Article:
As irritating as it was, SSHRC's infatuation with Research in Buzzword Studies is not why Insight Grant (IG) success rates have stayed so low, even as the budget envelope has increased. The problem is the hard-won budgetary rigour that was established during the last years of the old Standard Research Grant (SRG) program disappeared when the IG was introduced.
The increase in grant sizes isn't due to a sudden increase in grant requests during the transition from the SRG to the IG. Average annual requests actually fell:
To the extent that some projects would have fixed costs that are now being amortised over five years instead of three, you might even expect a drop in average annual requests under the IG.
But this isn't the pattern you see in awards. Near the end of the SRG era, average awards were just over 60% of average requests, down from a peak of just under 85% a few years previous. But look what happened to this ratio when the IG was introduced:
Between 2012 and 2015, successful projects received pretty much all the funding they asked for. (I'll get to 2015-16 in a minute.) Again, I'd like to blame this on the lavish amounts of cash that SSHRC chose to throw at Research on Buzzword Studies, but I can't. You see the surge in the size of grant awards in all the committees - even after taking account the fact that the IG is a 5-year program, while SRG was for 3 years:
You see the same pattern across all committees: a reduction in awards during the budget-trimming years of 2007-12, and then a rebound back to and beyond the days of 40% success rates and 30% funding rates. Remember, it's not a matter of researchers systematically asking for more money under the IG - what's happening is that the adjudication committees have stopped trimming awards budgets.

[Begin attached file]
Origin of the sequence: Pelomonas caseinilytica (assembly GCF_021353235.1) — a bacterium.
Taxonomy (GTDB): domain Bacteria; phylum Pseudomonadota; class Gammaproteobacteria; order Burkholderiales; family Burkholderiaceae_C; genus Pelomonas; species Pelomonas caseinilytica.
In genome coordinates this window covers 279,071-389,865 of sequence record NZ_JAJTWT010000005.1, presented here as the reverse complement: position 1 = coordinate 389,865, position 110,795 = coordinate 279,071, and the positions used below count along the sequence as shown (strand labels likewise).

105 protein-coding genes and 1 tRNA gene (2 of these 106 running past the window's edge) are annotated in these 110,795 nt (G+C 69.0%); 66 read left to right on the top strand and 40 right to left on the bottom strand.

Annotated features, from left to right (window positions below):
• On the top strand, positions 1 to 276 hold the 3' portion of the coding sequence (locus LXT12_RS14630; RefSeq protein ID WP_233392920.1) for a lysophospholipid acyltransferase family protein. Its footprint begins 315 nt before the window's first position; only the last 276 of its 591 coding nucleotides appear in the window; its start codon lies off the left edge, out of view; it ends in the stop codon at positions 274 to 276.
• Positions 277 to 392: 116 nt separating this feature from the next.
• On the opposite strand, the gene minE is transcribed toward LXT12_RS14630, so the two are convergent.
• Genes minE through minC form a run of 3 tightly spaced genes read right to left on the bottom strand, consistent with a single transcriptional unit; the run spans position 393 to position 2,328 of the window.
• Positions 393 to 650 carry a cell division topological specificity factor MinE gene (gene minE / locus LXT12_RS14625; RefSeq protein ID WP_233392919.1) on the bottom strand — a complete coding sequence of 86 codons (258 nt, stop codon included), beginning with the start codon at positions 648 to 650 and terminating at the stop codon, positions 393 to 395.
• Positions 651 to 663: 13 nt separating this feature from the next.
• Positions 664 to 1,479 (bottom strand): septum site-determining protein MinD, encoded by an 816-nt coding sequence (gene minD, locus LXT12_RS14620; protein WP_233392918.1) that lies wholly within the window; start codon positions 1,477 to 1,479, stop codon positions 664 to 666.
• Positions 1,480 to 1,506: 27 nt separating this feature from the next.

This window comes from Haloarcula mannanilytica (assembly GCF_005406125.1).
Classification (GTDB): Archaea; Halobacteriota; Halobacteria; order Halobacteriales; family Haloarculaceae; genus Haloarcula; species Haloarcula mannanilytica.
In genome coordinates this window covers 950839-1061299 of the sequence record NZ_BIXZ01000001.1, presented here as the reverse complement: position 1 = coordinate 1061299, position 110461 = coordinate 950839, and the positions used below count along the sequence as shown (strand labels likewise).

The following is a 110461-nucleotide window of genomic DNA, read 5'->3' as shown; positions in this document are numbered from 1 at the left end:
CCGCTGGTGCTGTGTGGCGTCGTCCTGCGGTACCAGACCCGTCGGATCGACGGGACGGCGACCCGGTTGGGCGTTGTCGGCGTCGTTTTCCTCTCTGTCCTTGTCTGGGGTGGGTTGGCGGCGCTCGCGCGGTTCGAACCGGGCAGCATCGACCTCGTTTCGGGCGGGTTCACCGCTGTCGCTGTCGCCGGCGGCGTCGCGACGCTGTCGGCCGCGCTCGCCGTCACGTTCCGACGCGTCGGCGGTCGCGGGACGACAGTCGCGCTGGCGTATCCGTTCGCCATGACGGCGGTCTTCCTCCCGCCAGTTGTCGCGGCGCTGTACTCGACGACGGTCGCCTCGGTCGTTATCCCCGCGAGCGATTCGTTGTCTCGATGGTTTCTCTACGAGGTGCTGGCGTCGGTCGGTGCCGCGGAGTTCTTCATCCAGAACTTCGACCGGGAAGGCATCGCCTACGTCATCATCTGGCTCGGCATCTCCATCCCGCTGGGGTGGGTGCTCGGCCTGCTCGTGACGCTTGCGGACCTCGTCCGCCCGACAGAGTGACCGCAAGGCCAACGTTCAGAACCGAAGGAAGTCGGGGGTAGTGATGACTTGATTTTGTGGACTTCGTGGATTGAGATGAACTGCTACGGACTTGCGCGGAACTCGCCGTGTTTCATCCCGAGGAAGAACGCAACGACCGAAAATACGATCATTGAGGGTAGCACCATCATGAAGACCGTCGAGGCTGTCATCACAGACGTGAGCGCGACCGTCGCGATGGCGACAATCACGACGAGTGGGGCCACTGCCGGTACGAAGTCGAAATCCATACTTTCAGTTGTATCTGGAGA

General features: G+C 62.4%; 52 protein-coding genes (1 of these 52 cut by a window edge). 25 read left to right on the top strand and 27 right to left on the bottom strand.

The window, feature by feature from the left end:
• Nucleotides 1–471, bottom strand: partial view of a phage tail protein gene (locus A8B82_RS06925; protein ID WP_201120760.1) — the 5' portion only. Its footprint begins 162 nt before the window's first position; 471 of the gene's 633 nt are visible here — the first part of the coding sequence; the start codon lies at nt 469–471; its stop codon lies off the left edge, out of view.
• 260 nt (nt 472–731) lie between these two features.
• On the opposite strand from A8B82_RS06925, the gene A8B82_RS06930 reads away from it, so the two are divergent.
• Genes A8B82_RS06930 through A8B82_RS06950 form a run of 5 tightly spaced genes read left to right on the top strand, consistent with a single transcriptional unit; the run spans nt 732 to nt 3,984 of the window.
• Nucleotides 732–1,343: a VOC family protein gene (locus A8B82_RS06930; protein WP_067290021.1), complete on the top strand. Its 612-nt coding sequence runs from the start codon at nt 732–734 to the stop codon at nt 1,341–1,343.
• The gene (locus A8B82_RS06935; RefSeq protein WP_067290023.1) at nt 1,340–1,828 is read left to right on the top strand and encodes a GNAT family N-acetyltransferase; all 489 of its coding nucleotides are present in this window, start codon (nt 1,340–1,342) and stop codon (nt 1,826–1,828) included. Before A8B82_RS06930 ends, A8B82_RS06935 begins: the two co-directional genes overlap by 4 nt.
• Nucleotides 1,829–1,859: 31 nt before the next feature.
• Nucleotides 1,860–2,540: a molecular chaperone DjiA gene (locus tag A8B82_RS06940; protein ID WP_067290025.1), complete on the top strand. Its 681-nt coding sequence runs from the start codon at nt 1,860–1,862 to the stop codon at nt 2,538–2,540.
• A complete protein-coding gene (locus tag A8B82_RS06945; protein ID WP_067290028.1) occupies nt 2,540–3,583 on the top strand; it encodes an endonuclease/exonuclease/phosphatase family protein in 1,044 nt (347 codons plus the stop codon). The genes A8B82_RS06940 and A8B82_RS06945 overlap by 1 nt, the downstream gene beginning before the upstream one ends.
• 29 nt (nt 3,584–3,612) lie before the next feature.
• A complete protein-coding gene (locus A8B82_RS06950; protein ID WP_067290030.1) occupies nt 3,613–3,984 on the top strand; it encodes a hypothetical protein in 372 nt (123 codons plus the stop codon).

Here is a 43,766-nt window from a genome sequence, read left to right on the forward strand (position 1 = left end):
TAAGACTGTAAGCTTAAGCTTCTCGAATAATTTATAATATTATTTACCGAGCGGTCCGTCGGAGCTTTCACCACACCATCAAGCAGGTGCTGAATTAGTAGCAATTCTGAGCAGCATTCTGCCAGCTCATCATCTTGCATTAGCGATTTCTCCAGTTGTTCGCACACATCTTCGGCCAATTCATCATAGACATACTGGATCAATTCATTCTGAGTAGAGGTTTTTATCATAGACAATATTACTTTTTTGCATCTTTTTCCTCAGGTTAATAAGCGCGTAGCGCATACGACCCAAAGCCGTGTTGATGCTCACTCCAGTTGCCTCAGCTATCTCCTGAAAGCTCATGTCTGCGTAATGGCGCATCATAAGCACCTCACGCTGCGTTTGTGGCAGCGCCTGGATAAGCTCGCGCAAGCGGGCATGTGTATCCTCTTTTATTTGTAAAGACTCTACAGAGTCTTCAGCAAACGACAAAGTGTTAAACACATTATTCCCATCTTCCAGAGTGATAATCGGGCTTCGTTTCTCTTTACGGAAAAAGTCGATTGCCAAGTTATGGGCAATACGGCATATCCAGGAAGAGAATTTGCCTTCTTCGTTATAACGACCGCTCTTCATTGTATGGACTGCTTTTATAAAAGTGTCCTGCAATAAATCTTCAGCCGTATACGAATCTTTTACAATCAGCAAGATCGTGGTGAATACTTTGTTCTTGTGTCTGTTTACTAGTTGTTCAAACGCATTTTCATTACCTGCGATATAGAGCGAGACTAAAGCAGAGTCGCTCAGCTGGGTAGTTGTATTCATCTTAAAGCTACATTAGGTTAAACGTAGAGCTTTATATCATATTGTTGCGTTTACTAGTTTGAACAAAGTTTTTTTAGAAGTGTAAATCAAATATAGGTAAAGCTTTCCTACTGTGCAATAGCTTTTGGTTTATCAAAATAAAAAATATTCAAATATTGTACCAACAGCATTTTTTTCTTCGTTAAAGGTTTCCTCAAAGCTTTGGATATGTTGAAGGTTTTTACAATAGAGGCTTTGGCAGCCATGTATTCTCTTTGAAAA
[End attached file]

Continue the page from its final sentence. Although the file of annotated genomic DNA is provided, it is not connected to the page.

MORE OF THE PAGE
I don't know how the total budget envelope is calculated these days, but the days in which funding grows automatically with requests have definitely not returned. So for a fixed budget, smaller awards would result in higher success rates. But for reasons that are best known to SSHRC, its policy is to apply a common success rate across all committees.
You can see the problem. Suppose that the economics committee - which accounts for 5% of the total budget - manages to scrape out $150,000 from the requested budgets of successful applications. That's about the size of an average award, but that money doesn't stay in economics in order to fund another project. Instead, the economics committee gets back only $7.5k of the $150k they squeezed out of the requested economics budgets; the rest gets distributed across the other committees. So we really shouldn't be surprised that adjudication committees gave up trying to control budgets - why should they?
In the last year - 2015-16, when I most recently served as chair - SSHRC asked adjudication committees to apply some sort of budgetary rigour in order to increase success rates, and this attempt at moral suasion appears to not have been a complete failure. The ratio of average awards to average requests did fall a bit.
But this doesn't solve the collective action problem that individual adjudication committees find themselves in. It's in the interest of all to apply budgetary rigour, but it's in the individual interests of each committee to simply free ride off of the research funds generated by cuts in the other committees.
This brings us back to this experiment in which both the costs and benefits of controlling budgets were internalised within the committees. Committees were given a fixed budget envelope, and were given the discretion to trade off average award size against success rates within a given committee - and so different committees ended up with different success rates, depending on the tradeoffs they were willing to make. I'm given to understand that within SSHRC, this sort of cross-committee variation in success rates is frowned upon: 'unfair' is their preferred adjective.
But as long as SSHRC insists on common success rates across committees, and as long as it refuses to allow individual committees to retain budget savings, I don't see how SSHRC can escape the collective action problem that is at the heart of low success rates for research grants.
This is the fourth of a four-part series: